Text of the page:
In my novel, No Regrets, Caro, the heroine of my story, is a champagne heiress. Not that she knows it at the beginning of the book, it is all part of the plot, ducks. Anyway, any writer with any gumptions has to make sure she knows what a champagne estate looks like. And if there is one thing I like about Europe, they keep their buildings.
The Champagne region in France is north of Paris, around Reims. So like any good researcher we went there for a few days.
Because this was bdc (before digital camera) and because my wonderful but typically English b-i-l was driving (Englishmen stop for no man or author) I do not have my own pictures to show you. But I did take extensive notes. And of course I have located some pretty pictures on the internet.
One of the striking things I noticed about the champagne region of France is that while it is rolling, it is basically flat. It also has a very chalky soil. So chalky that the ground looks white. It reminds me very much of Kent on the other side of the channel. Probably because at one time they were connected. I am sure you knew that right?
This picture gives a good sense of the green in the valley, the rows of grapevines on the open land and the white soil. In this second picture, the chalk soil is very clear. It is also clear that I did not time travel. These are definately not 18th century farm laborers. But the job hasn't changed. Anyway the other thing about the second picture is the farm in the distance. Everywhere we went in this region, farms were walled and usually had a tower in one corner.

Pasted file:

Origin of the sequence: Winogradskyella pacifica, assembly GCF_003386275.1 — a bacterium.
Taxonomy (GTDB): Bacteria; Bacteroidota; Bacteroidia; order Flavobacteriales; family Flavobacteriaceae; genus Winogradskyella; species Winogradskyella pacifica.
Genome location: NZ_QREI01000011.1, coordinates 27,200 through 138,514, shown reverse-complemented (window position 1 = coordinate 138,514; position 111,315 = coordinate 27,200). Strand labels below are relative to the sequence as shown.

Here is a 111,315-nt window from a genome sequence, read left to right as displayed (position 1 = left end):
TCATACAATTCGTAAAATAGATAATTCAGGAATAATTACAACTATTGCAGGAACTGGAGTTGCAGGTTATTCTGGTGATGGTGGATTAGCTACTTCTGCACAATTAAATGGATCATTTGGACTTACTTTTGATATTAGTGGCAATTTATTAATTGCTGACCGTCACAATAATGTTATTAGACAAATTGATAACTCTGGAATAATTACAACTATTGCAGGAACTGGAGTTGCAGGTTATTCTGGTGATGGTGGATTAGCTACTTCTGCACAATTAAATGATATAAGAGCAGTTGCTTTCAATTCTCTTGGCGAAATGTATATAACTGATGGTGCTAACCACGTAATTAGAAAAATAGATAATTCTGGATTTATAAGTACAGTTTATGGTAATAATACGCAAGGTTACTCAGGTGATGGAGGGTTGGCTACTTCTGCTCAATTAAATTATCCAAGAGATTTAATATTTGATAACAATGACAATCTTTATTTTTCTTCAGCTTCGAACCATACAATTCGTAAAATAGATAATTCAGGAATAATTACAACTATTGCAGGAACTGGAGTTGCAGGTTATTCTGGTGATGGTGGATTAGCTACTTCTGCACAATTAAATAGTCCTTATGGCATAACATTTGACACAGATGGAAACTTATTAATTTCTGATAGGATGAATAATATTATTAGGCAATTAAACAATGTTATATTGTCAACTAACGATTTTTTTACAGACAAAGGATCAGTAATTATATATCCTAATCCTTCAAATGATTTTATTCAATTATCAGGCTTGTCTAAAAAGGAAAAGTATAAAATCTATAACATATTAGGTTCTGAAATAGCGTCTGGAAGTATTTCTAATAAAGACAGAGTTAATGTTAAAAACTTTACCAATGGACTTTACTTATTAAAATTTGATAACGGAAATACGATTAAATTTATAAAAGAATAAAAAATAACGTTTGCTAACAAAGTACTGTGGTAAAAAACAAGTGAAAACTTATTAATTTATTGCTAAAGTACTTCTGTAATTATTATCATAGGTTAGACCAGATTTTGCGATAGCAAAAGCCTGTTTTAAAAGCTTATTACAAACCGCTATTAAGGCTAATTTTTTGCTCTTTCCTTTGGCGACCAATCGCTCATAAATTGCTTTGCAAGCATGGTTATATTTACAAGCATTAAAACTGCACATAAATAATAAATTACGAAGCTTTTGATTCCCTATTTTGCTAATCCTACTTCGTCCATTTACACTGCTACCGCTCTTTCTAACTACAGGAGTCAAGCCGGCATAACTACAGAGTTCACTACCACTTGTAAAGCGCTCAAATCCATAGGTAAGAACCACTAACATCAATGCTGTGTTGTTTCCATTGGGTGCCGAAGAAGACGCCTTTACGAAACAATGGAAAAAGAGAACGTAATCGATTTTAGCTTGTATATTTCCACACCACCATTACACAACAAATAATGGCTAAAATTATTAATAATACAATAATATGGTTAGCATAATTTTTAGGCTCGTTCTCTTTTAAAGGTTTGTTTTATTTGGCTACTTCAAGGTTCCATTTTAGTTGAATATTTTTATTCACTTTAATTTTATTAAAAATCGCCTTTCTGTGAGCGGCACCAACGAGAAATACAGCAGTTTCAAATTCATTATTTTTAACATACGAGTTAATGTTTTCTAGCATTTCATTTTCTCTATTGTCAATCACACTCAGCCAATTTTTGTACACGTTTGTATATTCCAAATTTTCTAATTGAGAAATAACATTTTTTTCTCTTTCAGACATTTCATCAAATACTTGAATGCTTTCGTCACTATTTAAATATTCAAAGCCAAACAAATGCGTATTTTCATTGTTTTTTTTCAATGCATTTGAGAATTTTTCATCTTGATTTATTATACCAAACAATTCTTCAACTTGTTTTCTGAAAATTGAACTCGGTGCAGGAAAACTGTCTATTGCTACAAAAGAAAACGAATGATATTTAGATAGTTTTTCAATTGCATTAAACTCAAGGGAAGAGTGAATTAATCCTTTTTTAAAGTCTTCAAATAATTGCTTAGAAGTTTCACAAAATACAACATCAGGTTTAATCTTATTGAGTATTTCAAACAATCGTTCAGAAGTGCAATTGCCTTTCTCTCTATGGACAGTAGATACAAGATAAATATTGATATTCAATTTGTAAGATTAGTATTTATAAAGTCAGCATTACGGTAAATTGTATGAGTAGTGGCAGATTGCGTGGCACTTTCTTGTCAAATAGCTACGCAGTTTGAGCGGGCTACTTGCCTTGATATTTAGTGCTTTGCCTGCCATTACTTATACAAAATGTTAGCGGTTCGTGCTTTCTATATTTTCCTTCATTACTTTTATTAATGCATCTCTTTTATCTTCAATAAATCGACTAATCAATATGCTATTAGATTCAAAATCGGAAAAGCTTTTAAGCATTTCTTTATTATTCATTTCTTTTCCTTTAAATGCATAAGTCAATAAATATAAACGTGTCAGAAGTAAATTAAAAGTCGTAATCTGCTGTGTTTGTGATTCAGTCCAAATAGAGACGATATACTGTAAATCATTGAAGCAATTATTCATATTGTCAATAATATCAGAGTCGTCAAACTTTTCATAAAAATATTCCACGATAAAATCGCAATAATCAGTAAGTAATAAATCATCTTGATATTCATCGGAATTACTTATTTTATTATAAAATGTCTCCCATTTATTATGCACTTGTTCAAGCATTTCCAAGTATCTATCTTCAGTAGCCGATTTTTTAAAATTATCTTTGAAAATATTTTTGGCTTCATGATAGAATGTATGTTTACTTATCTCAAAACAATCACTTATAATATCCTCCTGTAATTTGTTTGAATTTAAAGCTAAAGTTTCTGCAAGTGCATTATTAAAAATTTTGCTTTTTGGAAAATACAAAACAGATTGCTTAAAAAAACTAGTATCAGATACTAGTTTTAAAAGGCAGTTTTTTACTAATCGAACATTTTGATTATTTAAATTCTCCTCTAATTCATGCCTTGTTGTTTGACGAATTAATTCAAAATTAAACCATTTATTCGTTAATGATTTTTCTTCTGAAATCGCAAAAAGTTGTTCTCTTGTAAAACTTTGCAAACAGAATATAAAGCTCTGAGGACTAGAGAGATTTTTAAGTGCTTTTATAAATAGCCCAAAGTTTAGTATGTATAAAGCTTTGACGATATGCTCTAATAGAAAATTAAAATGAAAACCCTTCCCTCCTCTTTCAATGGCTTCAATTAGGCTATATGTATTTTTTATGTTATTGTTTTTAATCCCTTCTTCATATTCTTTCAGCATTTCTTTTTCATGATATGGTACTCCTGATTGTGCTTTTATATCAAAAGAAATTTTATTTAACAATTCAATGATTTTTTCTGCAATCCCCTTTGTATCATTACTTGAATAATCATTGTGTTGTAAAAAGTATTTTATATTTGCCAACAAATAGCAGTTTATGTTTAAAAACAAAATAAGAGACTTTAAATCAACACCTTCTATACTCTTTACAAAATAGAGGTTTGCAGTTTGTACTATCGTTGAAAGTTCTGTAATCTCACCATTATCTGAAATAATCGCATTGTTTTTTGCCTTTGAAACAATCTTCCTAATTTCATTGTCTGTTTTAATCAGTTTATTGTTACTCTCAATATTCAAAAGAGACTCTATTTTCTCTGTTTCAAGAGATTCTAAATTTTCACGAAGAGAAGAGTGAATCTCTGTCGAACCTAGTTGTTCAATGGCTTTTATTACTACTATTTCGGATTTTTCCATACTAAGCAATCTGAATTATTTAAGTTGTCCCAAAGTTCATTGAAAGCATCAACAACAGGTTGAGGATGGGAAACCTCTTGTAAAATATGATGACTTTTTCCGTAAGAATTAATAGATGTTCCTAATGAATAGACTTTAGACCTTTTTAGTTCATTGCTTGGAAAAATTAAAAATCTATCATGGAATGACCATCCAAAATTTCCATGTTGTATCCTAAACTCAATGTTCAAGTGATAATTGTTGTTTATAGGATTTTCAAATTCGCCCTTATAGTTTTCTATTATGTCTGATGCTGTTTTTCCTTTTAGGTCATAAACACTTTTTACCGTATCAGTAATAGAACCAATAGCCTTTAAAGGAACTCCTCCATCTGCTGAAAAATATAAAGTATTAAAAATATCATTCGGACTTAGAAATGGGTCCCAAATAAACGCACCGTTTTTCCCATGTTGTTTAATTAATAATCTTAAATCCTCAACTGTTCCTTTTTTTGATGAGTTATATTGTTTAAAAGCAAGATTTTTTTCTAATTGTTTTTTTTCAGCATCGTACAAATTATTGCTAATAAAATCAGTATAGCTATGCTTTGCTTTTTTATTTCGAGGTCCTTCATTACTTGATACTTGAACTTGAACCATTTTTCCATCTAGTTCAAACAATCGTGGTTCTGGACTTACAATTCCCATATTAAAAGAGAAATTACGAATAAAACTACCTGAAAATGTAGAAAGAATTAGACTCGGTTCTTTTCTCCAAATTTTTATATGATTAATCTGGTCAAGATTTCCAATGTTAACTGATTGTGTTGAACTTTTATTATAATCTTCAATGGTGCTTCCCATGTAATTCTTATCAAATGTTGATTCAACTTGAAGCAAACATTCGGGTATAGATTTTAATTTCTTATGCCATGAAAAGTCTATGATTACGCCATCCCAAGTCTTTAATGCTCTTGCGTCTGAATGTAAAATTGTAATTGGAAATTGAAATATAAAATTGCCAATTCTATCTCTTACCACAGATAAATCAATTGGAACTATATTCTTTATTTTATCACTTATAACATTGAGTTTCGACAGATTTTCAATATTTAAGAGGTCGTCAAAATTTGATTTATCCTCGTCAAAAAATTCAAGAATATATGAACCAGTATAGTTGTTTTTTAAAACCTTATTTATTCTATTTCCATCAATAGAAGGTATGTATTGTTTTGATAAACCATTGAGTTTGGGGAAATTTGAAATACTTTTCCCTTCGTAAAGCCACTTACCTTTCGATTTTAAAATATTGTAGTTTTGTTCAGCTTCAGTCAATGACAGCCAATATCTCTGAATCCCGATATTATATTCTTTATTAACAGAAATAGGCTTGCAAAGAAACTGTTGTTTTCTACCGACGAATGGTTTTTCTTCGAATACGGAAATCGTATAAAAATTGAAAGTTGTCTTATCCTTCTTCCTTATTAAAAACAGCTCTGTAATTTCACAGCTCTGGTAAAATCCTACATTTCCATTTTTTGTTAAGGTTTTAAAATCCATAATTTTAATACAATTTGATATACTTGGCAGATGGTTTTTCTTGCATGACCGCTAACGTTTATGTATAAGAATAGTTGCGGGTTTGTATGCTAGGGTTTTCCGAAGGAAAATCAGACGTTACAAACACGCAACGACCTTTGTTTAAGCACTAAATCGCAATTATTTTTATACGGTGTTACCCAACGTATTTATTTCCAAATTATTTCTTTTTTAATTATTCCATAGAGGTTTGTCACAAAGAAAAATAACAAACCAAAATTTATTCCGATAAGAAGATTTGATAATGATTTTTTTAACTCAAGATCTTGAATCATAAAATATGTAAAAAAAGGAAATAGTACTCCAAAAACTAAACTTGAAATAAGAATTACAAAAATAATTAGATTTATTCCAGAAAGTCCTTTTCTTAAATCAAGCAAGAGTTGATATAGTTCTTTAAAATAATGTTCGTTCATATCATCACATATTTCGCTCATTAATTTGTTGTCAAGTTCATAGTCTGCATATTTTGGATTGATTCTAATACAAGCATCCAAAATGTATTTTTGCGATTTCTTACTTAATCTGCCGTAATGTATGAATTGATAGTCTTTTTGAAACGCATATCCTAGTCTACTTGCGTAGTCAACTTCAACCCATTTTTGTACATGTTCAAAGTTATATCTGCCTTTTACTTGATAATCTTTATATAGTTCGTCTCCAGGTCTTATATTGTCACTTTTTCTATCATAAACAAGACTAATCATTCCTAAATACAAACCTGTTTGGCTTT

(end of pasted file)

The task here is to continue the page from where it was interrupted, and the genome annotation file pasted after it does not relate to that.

We only visited one winery while we were in Reims, Tattinger. There was a particular reason for that. This winery is built on the site on an old monastary/abbey and the champagne is aged in bottles in cellars made of chalk. In my book, it is the chateau that is built above the chalk cellars, they were just too old and scary to resist.
Hmm, we will see what that turns out like, but the big thing for me was those ceilings and white white walls that glistened. How low the ceilings were and how chilly. All those bottles were turned a quarter turn by hand by one man until the wine reached maturity. Can you imagine that? This chateau now belongs to the Tattinger family. Originally it belonged to the philosopher Cazotte, who was sent to the guillotine during the French Revolution for his loyalty to King Louis XVI. For my novel, I combined this building with the idea of the round towers that I saw everywhere in the region and .... well you will just have to read the story when it comes out.
As you can see, authors make great sacrifices for their art, all that travelling, my dears. Actually, I can't wait for June when we are off to Europe again.
Happy Rambles until next time.